How biodiverse is your park? Citizen scientists to find the answer
A collaboration between University researchers and local organisations will encourage members of the public to discover and record biodiversity in an Edinburgh park.
The new project "How Biodiverse is Your Park?", will give local people the opportunity to find, photograph and identify plants and animals in Hailes Quarry Park, Wester Hailes. This data will be collected to map local biodiversity which will help to inform improvements to parks.
Three project partners besides the University of Edinburgh will deliver the project:
The project is funded by the Natural Environment Research Council (NERC) and runs from July 2022 to February 2023.
Recording and mapping species
People living in Edinburgh will discover local biodiversity with the help of two easy-to-use phone apps: iNaturalist, and a Green Infrastructure Mapping app developed by EDINA at the University of Edinburgh.
Researchers will guide local organisations and members of the public to use these apps. They will photograph, identify, record, and then share information on the species they find, such as flowers, fungi, insects, and birds.
The focus of the project will be Hailes Quarry Park in Wester Hailes. A data mapping workshop will let participants see and interpret their collected data. A clearer understanding of hot and cold spots in Edinburgh will help future greenspace management.
The main aim of the project is to develop new ways to engage the public with environmental science. This is to support them as leaders to advocate for future improvements to their park and beyond. Improvements could mean linking up different areas to help species move. Or boosting the quality of habitats to help nature thrive.
Building on previous work
The project is led by Elizabeth Vander Meer and Kim Vender (Social Responsibility and Sustainability). The academic lead is Professor Graham Stone (School of Biological Sciences).
The project follows on from work to develop and use an urban Green/Blue Infrastructure (GI) mapping app. The work was started by the University of Edinburgh and the City of Edinburgh Council.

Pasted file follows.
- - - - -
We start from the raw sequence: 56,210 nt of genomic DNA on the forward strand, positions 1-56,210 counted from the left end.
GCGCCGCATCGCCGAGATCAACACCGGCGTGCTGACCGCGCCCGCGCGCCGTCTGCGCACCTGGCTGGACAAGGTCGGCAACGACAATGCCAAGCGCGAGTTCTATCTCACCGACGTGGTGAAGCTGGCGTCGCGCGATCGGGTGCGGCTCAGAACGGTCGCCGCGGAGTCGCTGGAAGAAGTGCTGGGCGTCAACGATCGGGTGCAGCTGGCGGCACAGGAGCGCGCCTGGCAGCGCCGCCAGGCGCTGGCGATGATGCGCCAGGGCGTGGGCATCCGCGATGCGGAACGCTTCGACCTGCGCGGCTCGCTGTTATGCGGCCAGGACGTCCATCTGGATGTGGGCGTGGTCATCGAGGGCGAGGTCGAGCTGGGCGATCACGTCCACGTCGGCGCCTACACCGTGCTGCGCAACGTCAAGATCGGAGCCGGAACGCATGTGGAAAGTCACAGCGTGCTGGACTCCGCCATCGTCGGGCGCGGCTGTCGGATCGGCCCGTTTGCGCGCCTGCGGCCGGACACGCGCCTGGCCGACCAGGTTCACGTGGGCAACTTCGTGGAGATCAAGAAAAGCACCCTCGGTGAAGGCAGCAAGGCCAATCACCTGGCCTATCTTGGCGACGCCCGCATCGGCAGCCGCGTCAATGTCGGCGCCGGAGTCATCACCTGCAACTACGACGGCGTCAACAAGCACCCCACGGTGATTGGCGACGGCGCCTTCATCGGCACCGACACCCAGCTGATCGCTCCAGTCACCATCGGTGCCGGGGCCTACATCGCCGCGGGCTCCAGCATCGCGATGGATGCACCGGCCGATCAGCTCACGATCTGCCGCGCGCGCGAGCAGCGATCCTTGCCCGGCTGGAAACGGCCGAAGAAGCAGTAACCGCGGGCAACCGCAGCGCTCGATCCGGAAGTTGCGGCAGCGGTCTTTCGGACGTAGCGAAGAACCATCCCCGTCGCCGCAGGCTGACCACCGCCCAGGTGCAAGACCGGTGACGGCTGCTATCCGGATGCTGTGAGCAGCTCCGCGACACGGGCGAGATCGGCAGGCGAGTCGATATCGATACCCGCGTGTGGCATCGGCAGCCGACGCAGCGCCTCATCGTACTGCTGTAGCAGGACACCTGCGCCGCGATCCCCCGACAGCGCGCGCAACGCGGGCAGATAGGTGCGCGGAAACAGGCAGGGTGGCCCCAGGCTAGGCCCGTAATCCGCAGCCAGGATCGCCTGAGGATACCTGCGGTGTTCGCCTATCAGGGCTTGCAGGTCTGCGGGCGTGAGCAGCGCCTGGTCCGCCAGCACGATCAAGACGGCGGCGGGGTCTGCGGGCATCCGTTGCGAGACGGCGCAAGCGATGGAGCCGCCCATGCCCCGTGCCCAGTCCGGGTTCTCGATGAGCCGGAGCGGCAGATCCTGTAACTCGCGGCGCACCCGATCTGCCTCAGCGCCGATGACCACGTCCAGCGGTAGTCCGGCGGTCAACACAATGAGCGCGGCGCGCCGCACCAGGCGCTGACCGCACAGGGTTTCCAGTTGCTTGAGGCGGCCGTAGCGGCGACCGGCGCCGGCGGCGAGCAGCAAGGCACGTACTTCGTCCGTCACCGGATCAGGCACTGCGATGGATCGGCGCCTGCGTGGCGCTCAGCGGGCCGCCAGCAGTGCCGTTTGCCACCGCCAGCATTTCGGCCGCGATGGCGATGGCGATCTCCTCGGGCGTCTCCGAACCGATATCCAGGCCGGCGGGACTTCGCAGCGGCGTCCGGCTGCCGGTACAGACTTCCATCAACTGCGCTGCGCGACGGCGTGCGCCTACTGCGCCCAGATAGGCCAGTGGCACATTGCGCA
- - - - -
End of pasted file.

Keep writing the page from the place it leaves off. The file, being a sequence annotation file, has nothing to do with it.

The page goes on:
It also builds on previous engagement in Wester Hailes.
Biodiversity can seem an abstract idea – and one of the best ways to get to grips with it is come face to face with nature in your local park. Measuring biodiversity means identifying organisms and describing where they are, and this can also seem very challenging. We hope that the phone apps we are training ‘citizen scientists’ how to use in this project will make both of these steps accessible and fun for anyone with an interest in nature.
Why biodiversity matters
Arguably, the life we share our world with deserves a satisfying existence, regardless of its benefits to humanity.
Yet, the web of life is an important piece of our environment that provides many “ecosystem services” that we rely on as a society. Trees help manage water movement, pollinators help provide our food, and green spaces soothe our minds, to name a few.
Connecting to nature
Local people will:
- develop valuable digital and surveying skills
- get to know their local area in a new way
- and contribute to the future of their green spaces.
We will focus on areas of the community where biodiversity engagement has been challenging. We commit to training ”super citizen scientists” beyond the funded grant period.
Through this project, University researchers will build skills in mixed environmental and social science methods. This includes phone apps alongside focus groups and surveys.
The project will also give researchers the opportunity to practise effective communication and collaboration with non-technical audiences.
Feedback on the University-designed app will make it more user-friendly in the future.
By getting involved in this work people are not only helping to respond to the biodiversity crisis but also benefit their own wellbeing by connecting with nature. We’re really excited to see this project happening in our greenspaces and look forward to making use of the information coming out of it.
As a social innovation charity People Know How is very excited to be working on this innovative project, growing roots in local communities by creating ‘Citizen Scientists’ amongst children and adults! Our children and young people’s service Positive Transitions supports young people to feel valued and understood so they can enjoy learning and discovering new talents and hobbies.
If you live in the Wester Hailes area, and are interested in taking part in this project, please contact us by emailing SRS.Department@ed.ac.uk.
Separate to this project, anyone can become a citizen scientist. Download the iNaturalist app to start tracking the wildlife you see. Scientists around the world can access this data to assist in their research. For example, to track how species are migrating due to global heating.